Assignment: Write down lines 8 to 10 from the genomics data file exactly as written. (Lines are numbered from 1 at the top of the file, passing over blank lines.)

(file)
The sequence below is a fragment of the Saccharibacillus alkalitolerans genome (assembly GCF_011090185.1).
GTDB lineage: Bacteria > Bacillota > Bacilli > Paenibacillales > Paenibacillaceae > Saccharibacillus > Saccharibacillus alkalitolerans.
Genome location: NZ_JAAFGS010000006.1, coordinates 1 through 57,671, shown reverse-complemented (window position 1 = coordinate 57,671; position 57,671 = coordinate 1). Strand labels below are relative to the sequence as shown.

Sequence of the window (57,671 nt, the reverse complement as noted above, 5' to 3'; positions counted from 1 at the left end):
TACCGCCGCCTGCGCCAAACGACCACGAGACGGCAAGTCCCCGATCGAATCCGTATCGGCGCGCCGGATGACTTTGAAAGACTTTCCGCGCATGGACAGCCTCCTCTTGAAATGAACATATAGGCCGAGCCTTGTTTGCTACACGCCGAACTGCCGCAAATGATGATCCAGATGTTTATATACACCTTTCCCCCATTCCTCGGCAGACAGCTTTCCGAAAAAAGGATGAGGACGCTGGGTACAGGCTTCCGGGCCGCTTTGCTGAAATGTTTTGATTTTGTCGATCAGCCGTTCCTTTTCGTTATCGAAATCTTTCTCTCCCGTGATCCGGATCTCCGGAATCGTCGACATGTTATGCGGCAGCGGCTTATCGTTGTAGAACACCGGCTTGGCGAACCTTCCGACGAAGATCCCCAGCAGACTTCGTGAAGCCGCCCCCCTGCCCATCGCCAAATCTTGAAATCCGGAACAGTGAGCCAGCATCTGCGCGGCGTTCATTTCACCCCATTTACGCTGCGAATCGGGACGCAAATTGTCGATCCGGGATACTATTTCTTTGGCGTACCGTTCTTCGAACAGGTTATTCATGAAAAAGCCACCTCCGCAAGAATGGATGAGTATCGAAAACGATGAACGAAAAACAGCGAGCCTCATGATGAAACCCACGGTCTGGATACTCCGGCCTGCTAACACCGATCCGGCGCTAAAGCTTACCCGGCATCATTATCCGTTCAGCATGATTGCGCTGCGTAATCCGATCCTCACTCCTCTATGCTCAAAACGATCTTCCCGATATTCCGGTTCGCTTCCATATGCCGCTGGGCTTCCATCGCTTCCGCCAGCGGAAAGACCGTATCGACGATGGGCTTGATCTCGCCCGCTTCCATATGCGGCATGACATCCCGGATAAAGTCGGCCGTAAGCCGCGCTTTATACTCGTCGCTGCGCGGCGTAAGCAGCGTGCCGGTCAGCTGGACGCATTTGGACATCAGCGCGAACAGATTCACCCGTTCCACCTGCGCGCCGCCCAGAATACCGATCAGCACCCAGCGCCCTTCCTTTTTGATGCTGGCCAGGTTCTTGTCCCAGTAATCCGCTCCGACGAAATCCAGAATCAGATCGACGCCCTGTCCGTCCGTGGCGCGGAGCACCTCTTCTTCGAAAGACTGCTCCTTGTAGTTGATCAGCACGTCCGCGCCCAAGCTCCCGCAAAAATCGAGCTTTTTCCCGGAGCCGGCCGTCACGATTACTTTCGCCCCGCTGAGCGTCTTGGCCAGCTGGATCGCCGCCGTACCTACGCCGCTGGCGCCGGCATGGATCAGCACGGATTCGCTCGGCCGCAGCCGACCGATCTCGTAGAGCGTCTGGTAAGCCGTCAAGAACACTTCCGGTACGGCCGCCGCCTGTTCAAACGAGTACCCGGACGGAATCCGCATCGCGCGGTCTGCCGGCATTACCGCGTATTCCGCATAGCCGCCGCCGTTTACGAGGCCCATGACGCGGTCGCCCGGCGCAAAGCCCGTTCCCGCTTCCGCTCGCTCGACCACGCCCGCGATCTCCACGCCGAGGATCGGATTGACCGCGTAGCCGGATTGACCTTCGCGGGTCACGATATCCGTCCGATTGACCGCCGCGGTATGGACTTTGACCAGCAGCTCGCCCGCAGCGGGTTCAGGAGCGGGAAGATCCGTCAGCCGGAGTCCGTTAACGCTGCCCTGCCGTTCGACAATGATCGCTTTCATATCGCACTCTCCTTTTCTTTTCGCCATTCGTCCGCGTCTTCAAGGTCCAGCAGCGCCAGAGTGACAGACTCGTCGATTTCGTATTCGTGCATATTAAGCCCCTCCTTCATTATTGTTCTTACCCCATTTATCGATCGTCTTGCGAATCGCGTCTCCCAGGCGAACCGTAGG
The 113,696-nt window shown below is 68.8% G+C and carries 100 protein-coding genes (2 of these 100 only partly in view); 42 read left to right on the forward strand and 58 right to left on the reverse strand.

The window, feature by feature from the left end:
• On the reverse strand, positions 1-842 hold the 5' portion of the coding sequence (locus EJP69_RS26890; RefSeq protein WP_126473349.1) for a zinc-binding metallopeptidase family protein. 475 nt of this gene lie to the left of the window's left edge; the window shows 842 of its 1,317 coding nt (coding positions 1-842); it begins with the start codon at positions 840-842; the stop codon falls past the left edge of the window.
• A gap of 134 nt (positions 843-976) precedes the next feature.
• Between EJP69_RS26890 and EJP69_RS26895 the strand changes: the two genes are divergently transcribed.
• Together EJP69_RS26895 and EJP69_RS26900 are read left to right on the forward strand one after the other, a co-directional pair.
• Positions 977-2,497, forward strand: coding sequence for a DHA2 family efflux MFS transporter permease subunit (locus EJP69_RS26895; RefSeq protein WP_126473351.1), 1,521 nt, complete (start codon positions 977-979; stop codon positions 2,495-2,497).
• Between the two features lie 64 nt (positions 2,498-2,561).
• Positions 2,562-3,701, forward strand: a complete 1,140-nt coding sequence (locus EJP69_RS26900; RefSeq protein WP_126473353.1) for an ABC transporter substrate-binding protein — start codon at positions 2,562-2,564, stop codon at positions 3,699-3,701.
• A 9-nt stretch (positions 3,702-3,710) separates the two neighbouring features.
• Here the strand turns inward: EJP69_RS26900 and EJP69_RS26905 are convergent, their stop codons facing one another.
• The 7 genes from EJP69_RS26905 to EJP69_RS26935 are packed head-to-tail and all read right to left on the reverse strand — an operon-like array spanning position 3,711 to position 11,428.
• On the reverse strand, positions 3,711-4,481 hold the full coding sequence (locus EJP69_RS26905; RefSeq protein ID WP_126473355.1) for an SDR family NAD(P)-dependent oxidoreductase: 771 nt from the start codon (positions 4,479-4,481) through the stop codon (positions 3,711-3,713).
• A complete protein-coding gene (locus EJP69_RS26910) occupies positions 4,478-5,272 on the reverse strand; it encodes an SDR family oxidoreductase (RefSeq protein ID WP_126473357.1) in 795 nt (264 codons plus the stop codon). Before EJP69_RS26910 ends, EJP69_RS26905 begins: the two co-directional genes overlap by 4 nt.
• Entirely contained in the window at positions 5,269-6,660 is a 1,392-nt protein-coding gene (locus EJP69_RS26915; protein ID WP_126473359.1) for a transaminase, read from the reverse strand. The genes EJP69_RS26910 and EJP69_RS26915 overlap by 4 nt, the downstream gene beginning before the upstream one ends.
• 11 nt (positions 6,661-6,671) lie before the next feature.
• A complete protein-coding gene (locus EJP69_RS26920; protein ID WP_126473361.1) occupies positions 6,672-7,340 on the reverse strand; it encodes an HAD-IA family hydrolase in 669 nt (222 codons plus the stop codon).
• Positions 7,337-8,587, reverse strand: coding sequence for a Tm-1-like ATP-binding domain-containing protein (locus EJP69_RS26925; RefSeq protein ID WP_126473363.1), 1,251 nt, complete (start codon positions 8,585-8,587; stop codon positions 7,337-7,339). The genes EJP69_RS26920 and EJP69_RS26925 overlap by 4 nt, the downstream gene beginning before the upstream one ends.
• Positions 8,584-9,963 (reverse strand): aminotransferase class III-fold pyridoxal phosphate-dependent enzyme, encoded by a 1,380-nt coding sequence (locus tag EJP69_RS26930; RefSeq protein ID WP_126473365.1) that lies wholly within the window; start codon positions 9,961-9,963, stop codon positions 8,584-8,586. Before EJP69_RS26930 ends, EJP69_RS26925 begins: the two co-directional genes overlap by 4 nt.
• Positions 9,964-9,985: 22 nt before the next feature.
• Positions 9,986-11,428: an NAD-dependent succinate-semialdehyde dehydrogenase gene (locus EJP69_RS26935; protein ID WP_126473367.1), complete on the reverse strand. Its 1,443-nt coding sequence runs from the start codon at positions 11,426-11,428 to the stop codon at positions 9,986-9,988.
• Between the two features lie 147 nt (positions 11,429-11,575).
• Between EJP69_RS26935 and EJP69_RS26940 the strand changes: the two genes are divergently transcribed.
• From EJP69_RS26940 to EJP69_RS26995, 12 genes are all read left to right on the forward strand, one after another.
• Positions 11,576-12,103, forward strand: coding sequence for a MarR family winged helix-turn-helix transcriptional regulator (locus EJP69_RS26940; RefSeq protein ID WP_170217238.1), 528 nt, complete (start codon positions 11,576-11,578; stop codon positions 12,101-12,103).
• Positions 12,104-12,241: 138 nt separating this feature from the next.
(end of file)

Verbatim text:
• On the reverse strand, positions 1-842 hold the 5' portion of the coding sequence (locus EJP69_RS26890; RefSeq protein WP_126473349.1) for a zinc-binding metallopeptidase family protein. 475 nt of this gene lie to the left of the window's left edge; the window shows 842 of its 1,317 coding nt (coding positions 1-842); it begins with the start codon at positions 840-842; the stop codon falls past the left edge of the window.
• A gap of 134 nt (positions 843-976) precedes the next feature.
• Between EJP69_RS26890 and EJP69_RS26895 the strand changes: the two genes are divergently transcribed.